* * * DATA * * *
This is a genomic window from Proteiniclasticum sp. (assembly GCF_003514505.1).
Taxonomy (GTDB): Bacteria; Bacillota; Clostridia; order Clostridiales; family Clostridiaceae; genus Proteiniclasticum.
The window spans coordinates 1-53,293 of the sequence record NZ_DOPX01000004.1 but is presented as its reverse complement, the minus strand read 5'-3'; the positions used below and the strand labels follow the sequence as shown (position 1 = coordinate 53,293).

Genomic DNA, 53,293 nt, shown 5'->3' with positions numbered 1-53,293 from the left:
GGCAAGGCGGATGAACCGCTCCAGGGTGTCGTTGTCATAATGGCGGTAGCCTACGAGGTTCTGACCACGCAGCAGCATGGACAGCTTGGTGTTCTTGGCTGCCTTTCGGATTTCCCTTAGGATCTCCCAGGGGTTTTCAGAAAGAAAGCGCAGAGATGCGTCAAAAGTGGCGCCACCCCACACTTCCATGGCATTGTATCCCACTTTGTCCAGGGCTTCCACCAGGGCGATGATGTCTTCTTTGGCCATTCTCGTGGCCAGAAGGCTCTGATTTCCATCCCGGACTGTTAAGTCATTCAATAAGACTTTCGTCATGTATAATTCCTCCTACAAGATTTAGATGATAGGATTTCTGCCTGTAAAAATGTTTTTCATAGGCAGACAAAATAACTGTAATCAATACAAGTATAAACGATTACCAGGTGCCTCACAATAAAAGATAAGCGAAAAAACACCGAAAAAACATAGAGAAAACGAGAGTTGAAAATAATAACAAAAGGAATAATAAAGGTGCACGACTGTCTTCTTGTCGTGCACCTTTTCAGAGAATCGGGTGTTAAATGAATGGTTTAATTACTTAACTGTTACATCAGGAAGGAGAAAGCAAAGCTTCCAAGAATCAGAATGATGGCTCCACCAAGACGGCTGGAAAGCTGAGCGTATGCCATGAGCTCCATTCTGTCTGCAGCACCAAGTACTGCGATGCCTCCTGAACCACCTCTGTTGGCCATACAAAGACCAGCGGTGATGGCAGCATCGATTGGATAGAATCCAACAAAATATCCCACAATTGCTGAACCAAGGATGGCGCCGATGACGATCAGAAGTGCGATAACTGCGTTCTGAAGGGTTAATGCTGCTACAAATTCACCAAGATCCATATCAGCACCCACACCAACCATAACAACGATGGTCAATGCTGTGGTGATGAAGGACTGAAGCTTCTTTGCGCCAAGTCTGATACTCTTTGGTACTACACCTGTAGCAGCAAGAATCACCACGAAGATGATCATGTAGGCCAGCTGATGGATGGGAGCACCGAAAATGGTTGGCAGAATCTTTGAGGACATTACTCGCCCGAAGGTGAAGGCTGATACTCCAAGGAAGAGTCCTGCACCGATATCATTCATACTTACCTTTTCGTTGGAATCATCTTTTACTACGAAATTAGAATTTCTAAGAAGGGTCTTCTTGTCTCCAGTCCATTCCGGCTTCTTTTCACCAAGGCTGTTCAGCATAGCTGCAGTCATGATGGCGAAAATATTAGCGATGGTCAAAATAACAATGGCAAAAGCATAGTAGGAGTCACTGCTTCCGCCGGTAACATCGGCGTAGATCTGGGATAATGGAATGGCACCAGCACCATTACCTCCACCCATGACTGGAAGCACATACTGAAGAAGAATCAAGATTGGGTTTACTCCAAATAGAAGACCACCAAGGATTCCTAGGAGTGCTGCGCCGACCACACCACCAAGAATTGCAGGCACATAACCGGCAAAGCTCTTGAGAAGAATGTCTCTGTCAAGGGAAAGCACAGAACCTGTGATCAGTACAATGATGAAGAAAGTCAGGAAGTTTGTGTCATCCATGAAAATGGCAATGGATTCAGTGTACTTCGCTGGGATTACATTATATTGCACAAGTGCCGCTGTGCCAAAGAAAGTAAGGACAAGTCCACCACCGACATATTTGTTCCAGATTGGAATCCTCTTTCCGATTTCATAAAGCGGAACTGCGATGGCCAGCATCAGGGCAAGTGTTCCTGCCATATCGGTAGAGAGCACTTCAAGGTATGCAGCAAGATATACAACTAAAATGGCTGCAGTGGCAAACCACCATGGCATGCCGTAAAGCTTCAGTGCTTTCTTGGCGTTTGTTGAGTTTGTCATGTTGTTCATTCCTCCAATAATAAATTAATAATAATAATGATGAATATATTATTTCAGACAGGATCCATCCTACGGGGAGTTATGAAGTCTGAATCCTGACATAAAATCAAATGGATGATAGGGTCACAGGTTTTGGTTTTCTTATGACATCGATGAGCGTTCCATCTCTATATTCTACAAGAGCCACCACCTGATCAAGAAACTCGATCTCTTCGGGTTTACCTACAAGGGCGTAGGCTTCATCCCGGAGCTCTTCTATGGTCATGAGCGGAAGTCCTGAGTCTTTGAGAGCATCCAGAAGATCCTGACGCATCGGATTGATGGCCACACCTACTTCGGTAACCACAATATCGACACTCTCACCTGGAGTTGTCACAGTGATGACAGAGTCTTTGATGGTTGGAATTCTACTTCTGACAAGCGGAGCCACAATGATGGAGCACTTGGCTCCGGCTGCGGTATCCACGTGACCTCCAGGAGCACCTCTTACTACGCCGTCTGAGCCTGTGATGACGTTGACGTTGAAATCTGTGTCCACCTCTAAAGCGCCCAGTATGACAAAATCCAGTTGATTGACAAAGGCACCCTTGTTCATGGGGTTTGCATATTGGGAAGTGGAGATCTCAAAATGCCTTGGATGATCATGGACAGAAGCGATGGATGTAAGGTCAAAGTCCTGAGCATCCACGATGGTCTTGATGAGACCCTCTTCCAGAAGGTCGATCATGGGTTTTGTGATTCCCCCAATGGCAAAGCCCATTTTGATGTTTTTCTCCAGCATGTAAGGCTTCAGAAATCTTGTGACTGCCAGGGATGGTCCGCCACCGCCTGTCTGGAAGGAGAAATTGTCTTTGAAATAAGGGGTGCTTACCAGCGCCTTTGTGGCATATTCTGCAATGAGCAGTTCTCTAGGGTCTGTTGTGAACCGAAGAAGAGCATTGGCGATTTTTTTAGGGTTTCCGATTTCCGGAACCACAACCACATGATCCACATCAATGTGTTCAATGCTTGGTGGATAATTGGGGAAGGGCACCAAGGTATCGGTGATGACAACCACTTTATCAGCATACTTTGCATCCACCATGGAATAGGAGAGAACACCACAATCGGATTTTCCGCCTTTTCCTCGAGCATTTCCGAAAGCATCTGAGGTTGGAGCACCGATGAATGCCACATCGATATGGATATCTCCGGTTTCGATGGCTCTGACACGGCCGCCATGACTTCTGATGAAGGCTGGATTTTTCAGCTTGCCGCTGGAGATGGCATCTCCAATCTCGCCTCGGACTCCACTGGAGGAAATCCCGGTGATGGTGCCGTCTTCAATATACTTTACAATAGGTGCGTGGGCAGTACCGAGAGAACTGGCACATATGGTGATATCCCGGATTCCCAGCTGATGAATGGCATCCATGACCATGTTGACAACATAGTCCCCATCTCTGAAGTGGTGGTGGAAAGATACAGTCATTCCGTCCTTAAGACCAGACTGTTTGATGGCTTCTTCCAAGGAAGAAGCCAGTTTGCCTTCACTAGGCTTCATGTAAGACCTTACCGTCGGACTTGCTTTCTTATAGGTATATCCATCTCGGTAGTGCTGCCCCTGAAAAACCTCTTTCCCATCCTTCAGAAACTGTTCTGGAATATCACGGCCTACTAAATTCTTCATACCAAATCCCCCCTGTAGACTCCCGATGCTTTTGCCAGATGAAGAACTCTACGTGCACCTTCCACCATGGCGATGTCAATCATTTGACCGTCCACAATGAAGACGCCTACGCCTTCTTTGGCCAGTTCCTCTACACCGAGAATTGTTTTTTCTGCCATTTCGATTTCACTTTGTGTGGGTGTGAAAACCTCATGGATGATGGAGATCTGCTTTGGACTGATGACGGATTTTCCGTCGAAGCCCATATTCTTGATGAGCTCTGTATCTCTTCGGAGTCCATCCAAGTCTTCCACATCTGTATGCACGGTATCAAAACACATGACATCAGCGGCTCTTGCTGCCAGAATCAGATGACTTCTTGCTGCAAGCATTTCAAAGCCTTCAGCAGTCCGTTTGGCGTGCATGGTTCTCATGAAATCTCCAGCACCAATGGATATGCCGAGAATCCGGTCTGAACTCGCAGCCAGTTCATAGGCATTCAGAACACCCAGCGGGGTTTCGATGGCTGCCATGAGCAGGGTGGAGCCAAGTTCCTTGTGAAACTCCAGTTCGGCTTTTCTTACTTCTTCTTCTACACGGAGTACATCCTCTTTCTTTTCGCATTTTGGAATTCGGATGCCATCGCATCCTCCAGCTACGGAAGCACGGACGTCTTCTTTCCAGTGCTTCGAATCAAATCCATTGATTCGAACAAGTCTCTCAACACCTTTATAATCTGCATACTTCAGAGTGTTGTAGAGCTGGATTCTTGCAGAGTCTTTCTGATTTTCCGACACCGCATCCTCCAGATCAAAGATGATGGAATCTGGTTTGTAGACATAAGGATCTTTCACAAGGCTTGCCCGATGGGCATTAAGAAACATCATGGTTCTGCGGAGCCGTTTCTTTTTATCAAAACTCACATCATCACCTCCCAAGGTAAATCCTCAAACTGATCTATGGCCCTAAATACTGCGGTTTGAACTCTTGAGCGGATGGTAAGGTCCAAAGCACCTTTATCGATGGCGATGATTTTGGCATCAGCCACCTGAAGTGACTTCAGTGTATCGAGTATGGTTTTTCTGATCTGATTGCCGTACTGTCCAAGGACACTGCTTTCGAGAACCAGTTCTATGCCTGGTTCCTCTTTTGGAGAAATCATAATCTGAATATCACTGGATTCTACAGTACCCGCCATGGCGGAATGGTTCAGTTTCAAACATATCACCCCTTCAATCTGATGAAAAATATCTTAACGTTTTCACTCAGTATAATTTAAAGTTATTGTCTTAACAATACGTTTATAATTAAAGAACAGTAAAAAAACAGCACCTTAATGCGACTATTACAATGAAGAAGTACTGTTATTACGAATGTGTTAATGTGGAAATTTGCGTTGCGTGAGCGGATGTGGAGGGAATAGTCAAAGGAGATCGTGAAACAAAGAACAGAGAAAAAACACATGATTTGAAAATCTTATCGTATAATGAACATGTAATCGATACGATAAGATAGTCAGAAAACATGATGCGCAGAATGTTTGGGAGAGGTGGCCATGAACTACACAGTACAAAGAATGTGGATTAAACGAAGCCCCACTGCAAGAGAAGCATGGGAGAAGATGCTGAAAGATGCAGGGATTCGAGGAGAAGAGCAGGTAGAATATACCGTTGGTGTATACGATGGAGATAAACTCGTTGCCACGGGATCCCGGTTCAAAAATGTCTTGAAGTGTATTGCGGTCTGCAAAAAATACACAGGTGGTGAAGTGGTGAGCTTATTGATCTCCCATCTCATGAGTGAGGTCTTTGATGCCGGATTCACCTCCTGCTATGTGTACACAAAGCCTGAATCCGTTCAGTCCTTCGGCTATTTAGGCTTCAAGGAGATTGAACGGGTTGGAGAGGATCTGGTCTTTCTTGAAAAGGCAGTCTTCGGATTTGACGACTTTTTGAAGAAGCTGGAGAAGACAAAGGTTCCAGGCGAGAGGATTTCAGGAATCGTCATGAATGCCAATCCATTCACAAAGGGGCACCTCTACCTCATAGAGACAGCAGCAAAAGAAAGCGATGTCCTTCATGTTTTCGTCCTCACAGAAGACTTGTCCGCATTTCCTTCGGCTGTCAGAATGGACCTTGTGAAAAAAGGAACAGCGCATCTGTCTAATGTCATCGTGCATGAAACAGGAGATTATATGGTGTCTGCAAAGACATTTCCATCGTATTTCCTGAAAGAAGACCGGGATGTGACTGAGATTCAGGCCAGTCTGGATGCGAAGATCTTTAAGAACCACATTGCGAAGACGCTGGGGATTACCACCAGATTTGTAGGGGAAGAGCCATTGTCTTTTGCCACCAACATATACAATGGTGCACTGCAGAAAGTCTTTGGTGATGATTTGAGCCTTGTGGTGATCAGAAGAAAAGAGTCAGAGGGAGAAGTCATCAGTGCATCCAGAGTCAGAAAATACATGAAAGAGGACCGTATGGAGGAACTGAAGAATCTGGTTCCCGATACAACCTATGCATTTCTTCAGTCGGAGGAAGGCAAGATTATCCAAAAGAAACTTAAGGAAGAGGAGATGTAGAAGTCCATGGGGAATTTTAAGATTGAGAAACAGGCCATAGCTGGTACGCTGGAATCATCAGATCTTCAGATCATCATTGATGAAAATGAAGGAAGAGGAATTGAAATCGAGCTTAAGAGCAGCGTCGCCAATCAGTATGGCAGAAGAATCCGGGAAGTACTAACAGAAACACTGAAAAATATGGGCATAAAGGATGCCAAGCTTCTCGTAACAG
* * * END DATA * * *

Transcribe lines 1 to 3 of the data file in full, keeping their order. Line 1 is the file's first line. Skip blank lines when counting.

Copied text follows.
This is a genomic window from Proteiniclasticum sp. (assembly GCF_003514505.1).
Taxonomy (GTDB): Bacteria; Bacillota; Clostridia; order Clostridiales; family Clostridiaceae; genus Proteiniclasticum.
The window spans coordinates 1-53,293 of the sequence record NZ_DOPX01000004.1 but is presented as its reverse complement, the minus strand read 5'-3'; the positions used below and the strand labels follow the sequence as shown (position 1 = coordinate 53,293).